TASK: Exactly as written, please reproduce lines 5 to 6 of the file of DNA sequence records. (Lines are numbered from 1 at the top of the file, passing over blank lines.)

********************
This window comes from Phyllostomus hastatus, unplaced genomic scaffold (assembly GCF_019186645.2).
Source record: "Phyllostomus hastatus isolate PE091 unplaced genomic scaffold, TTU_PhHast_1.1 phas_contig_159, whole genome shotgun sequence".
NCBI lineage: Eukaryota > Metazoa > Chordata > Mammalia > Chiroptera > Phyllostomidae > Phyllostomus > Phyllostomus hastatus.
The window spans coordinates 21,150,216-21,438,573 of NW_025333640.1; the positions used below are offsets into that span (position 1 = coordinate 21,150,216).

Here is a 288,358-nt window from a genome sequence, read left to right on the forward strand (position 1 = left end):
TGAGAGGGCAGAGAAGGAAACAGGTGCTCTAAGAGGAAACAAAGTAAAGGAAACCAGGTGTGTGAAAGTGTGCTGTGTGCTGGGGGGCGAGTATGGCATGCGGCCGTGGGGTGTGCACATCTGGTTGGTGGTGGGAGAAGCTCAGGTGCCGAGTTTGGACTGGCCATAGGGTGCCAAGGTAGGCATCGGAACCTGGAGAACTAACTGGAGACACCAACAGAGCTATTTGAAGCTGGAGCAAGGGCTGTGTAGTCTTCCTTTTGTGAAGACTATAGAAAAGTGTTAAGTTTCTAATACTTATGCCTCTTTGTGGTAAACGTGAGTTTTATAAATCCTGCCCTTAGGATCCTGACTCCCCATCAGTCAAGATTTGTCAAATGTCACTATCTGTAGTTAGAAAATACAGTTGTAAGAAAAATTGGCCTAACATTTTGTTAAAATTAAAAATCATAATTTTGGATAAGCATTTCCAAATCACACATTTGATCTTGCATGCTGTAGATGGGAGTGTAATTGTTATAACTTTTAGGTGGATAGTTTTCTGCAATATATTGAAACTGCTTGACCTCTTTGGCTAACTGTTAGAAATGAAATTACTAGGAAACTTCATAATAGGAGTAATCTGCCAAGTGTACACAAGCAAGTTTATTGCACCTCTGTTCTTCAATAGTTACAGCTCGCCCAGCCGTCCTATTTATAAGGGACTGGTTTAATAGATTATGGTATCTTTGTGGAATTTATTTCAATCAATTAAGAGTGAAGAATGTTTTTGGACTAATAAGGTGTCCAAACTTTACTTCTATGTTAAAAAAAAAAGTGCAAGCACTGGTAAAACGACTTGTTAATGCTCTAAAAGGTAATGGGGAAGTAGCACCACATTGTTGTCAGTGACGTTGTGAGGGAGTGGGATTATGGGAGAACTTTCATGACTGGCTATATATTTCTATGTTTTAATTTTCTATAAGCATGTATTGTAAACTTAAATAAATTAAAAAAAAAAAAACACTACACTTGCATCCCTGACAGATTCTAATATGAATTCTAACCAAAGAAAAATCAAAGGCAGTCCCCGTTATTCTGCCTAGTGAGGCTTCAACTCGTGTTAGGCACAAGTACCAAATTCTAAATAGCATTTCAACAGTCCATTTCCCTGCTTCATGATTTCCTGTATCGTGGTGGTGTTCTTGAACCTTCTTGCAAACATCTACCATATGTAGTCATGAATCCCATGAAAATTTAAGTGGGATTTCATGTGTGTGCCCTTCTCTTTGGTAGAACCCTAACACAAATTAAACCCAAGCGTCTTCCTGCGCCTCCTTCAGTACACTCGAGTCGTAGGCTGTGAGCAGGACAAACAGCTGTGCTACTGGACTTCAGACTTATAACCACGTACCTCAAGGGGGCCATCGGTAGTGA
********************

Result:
Here is a 288,358-nt window from a genome sequence, read left to right on the forward strand (position 1 = left end):
TGAGAGGGCAGAGAAGGAAACAGGTGCTCTAAGAGGAAACAAAGTAAAGGAAACCAGGTGTGTGAAAGTGTGCTGTGTGCTGGGGGGCGAGTATGGCATGCGGCCGTGGGGTGTGCACATCTGGTTGGTGGTGGGAGAAGCTCAGGTGCCGAGTTTGGACTGGCCATAGGGTGCCAAGGTAGGCATCGGAACCTGGAGAACTAACTGGAGACACCAACAGAGCTATTTGAAGCTGGAGCAAGGGCTGTGTAGTCTTCCTTTTGTGAAGACTATAGAAAAGTGTTAAGTTTCTAATACTTATGCCTCTTTGTGGTAAACGTGAGTTTTATAAATCCTGCCCTTAGGATCCTGACTCCCCATCAGTCAAGATTTGTCAAATGTCACTATCTGTAGTTAGAAAATACAGTTGTAAGAAAAATTGGCCTAACATTTTGTTAAAATTAAAAATCATAATTTTGGATAAGCATTTCCAAATCACACATTTGATCTTGCATGCTGTAGATGGGAGTGTAATTGTTATAACTTTTAGGTGGATAGTTTTCTGCAATATATTGAAACTGCTTGACCTCTTTGGCTAACTGTTAGAAATGAAATTACTAGGAAACTTCATAATAGGAGTAATCTGCCAAGTGTACACAAGCAAGTTTATTGCACCTCTGTTCTTCAATAGTTACAGCTCGCCCAGCCGTCCTATTTATAAGGGACTGGTTTAATAGATTATGGTATCTTTGTGGAATTTATTTCAATCAATTAAGAGTGAAGAATGTTTTTGGACTAATAAGGTGTCCAAACTTTACTTCTATGTTAAAAAAAAAAGTGCAAGCACTGGTAAAACGACTTGTTAATGCTCTAAAAGGTAATGGGGAAGTAGCACCACATTGTTGTCAGTGACGTTGTGAGGGAGTGGGATTATGGGAGAACTTTCATGACTGGCTATATATTTCTATGTTTTAATTTTCTATAAGCATGTATTGTAAACTTAAATAAATTAAAAAAAAAAAAACACTACACTTGCATCCCTGACAGATTCTAATATGAATTCTAACCAAAGAAAAATCAAAGGCAGTCCCCGTTATTCTGCCTAGTGAGGCTTCAACTCGTGTTAGGCACAAGTACCAAATTCTAAATAGCATTTCAACAGTCCATTTCCCTGCTTCATGATTTCCTGTATCGTGGTGGTGTTCTTGAACCTTCTTGCAAACATCTACCATATGTAGTCATGAATCCCATGAAAATTTAAGTGGGATTTCATGTGTGTGCCCTTCTCTTTGGTAGAACCCTAACACAAATTAAACCCAAGCGTCTTCCTGCGCCTCCTTCAGTACACTCGAGTCGTAGGCTGTGAGCAGGACAAACAGCTGTGCTACTGGACTTCAGACTTATAACCACGTACCTCAAGGGGGCCATCGGTAGTGA